[argyllcms] Re: has anyone tried ColorVision PrintFIX ?

  • From: Gerhard Fuernkranz <nospam456@xxxxxx>
  • To: argyllcms@xxxxxxxxxxxxx
  • Date: Wed, 12 Oct 2005 23:39:31 +0200

Graeme Gill schrieb:

Very possibly, but it's up to the manufacture as to what sort of light
source, and what sort of phosphor to use, so between the light and
the filters, it is possible to get it to work reasonably. When
you're using LEDs, it's pretty hard to avoid it being narrow band.

Graeme, sure, no doubt, that's pretty hard.

Btw, I found some old, archived experimetal results. A couple of years ago, I had attempted to reconstruct the spectral response of my old scanner (may god rest his soul) from spectral measurements of an IT 8.7/2 target. For the recovery I did make the assumption that the unknown CCFL light source can be modeled as weighted sum of the twelve fluorescent F<n> illuminants (with the weights being estimated as well), and I did impose non-negativity and smoothness constraints on the shapes of the sensor responses in order to obtain reasonable results (as you know, the recovery problem is very ill-conditioned and extremely sensitive to noise).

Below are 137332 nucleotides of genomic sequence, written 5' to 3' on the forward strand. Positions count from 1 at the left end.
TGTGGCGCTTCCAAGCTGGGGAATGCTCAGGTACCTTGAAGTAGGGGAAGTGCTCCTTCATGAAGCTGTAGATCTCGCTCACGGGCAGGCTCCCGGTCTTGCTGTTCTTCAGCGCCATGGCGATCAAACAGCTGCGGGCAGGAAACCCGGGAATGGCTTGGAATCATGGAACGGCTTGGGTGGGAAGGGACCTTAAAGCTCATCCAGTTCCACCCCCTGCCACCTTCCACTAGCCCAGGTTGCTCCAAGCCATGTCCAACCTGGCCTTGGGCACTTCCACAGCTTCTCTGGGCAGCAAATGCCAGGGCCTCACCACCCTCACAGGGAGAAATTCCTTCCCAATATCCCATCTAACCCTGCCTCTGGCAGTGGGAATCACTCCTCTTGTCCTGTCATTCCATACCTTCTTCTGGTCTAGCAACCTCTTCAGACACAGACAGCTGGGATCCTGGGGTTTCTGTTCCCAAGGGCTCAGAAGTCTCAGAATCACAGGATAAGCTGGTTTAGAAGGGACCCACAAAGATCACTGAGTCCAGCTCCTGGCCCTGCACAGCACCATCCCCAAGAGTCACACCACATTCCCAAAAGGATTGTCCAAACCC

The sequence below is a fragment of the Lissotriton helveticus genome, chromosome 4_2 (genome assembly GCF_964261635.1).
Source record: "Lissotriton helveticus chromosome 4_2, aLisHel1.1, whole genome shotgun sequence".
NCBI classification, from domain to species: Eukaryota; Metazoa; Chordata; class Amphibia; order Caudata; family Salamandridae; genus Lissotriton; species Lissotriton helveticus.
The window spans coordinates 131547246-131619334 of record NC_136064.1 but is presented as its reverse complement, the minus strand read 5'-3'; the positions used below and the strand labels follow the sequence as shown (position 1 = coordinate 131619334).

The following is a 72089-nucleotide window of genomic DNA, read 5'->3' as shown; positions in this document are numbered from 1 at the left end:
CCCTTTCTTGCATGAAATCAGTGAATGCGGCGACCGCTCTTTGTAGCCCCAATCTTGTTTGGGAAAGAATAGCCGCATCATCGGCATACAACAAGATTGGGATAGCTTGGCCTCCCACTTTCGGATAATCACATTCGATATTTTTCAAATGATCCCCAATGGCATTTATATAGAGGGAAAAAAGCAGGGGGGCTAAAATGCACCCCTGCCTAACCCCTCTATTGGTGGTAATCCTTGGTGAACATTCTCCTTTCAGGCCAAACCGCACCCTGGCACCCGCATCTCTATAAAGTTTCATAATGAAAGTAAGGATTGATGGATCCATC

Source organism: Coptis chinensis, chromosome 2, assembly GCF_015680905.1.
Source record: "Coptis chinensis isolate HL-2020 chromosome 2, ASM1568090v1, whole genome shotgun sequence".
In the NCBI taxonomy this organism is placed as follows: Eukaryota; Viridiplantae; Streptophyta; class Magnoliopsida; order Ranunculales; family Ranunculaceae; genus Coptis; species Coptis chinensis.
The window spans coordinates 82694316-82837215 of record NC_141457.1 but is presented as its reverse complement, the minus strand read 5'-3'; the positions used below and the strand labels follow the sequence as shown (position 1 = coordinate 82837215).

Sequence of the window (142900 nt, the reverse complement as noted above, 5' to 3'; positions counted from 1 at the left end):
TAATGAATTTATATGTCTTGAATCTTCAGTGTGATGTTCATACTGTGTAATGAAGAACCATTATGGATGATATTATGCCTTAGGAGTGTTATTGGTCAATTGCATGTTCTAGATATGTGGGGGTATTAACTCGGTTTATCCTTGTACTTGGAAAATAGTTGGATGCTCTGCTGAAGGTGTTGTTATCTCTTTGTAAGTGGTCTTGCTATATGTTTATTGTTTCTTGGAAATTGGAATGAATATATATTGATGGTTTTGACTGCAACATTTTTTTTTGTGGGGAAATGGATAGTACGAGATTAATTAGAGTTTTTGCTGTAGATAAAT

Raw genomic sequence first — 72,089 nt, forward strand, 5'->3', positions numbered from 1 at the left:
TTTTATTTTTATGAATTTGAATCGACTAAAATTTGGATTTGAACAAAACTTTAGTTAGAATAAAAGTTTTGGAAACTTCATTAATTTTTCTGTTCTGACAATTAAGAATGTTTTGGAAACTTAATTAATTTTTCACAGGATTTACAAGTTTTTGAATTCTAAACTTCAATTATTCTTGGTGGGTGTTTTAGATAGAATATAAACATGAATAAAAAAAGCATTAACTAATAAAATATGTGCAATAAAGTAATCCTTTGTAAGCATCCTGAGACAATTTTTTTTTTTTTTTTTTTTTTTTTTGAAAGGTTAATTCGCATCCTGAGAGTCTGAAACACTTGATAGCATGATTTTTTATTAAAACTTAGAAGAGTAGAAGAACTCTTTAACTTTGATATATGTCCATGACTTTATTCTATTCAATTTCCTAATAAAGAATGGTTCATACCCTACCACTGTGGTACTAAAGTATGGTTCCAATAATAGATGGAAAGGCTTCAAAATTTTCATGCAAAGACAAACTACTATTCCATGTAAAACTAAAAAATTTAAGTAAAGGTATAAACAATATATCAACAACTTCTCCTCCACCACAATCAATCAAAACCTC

Estimated RGB sensor sensitivities (i.e. sensor+filters):
(36 bands @ 10nm)

Estimated overall response (flurescent light source+sensors+filters):
(36 bands @ 10nm)

Since I don't know the actual response, there was no way for me to verify the accuracy of the reconstruction. One problem is indeed, that different parameters used for the estimation (for instance different error/smoothness trade-offs) eventually result in noticeably different shapes of the estimated sensitivities. But I think, the results look at least reasonable, though they are surely not perfectly accurate.

As you can see, particularly the red and green responses seem to be relatively narrow-band too. Actually I do not have the impression, that the manufacturer did make any attempts to optimized lamp & filters in order to approximate a colorimetric response. If they are optimized at all, then likely rather for other objectives (e.g. for max. light ouput of the lamp to reduce SNR, etc.).

When I later got my Spectrocam, I also measured the spectrum of the scanner's CCFL lamp. Here is the measurement result:
(Spectrocam has 5nm interval, 20nm bandwidth)


Other related posts: